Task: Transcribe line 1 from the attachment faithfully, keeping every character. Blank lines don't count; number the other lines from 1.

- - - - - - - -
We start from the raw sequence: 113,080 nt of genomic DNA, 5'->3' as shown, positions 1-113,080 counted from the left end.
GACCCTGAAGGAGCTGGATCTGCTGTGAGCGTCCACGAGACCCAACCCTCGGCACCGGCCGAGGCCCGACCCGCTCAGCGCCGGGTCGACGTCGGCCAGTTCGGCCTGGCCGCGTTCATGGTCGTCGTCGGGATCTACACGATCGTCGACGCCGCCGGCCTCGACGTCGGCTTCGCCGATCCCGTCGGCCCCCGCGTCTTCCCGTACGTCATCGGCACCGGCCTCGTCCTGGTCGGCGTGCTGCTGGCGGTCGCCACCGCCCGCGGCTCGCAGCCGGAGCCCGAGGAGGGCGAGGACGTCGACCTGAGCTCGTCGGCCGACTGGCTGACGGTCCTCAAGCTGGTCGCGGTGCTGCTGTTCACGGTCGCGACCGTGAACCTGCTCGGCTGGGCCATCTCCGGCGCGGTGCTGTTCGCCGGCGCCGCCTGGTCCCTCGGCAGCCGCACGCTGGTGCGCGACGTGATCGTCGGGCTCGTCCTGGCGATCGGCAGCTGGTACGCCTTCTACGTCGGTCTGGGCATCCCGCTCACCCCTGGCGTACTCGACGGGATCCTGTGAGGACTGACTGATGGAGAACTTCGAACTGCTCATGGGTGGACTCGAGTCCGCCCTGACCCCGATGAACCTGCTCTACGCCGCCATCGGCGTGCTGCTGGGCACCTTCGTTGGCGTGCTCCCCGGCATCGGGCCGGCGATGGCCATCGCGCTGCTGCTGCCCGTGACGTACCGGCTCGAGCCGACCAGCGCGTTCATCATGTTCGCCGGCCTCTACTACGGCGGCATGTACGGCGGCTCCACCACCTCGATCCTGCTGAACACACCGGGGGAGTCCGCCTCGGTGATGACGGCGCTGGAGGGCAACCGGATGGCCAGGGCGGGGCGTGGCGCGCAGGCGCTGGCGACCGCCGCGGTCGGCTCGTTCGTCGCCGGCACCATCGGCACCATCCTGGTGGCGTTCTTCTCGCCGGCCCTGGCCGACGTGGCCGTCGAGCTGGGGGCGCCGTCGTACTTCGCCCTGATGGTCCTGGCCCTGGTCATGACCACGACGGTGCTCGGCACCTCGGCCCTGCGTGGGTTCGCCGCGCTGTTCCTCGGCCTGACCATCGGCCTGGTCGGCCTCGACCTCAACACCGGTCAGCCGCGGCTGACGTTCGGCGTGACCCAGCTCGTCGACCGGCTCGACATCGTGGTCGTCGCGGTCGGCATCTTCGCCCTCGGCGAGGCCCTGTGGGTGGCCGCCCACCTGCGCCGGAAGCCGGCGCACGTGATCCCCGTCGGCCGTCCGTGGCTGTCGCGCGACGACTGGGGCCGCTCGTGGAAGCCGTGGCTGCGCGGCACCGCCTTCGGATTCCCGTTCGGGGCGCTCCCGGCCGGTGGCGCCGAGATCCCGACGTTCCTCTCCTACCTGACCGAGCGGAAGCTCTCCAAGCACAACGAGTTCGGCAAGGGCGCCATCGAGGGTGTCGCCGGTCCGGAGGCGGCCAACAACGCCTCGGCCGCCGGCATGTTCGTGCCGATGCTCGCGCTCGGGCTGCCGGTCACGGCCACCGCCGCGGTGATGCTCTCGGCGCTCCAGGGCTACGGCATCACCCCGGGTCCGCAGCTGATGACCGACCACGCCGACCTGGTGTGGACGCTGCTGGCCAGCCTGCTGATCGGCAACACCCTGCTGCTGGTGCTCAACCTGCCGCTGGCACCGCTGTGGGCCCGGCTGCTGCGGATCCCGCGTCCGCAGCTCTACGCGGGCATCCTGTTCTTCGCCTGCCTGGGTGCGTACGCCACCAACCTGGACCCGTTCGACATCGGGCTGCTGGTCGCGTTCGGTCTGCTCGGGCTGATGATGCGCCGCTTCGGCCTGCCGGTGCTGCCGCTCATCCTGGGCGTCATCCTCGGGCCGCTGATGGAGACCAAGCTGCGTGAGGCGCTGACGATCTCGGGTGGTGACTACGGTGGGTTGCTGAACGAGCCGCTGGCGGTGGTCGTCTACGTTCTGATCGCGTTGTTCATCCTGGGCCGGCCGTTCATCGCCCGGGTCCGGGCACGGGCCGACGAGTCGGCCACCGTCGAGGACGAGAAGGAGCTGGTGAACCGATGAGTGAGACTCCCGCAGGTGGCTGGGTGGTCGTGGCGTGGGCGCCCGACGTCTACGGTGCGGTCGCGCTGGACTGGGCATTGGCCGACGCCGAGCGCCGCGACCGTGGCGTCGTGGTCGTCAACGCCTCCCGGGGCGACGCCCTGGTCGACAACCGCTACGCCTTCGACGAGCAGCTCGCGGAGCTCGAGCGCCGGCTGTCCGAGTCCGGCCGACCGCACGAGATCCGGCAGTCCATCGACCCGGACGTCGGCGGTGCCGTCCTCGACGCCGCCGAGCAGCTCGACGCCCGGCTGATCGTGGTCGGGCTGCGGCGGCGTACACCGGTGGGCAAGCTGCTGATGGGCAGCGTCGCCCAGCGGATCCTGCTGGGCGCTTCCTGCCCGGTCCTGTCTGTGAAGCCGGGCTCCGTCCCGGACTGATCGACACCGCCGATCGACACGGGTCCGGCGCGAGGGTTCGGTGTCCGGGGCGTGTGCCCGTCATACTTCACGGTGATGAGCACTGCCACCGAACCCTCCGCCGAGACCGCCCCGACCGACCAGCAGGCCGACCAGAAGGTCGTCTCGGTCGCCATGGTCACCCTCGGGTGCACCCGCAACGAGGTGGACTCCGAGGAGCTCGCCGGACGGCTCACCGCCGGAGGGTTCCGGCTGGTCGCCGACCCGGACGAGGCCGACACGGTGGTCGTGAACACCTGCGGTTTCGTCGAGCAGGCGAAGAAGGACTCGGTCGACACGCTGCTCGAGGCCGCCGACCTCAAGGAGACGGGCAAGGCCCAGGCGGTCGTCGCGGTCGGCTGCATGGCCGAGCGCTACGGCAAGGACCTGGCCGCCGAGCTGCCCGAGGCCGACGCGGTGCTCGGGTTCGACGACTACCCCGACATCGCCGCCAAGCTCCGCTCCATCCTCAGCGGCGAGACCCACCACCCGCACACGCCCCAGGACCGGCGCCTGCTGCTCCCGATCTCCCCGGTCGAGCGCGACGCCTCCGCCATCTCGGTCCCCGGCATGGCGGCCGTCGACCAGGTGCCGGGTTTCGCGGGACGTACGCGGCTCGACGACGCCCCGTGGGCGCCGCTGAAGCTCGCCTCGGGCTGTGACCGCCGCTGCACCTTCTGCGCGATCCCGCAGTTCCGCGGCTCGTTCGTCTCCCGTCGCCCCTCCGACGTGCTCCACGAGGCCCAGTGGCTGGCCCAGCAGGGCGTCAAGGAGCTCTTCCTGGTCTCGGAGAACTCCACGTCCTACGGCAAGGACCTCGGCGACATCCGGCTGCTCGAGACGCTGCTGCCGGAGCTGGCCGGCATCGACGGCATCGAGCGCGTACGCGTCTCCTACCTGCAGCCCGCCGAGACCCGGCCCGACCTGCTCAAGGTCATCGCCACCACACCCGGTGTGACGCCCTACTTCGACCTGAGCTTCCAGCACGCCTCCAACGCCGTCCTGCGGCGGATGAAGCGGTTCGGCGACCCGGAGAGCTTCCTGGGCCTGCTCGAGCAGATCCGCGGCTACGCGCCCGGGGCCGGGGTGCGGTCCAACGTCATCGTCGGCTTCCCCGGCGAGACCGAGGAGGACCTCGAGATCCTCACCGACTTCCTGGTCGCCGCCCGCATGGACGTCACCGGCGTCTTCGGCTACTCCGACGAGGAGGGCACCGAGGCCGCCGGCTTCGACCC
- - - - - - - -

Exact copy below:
We start from the raw sequence: 113,080 nt of genomic DNA, 5'->3' as shown, positions 1-113,080 counted from the left end.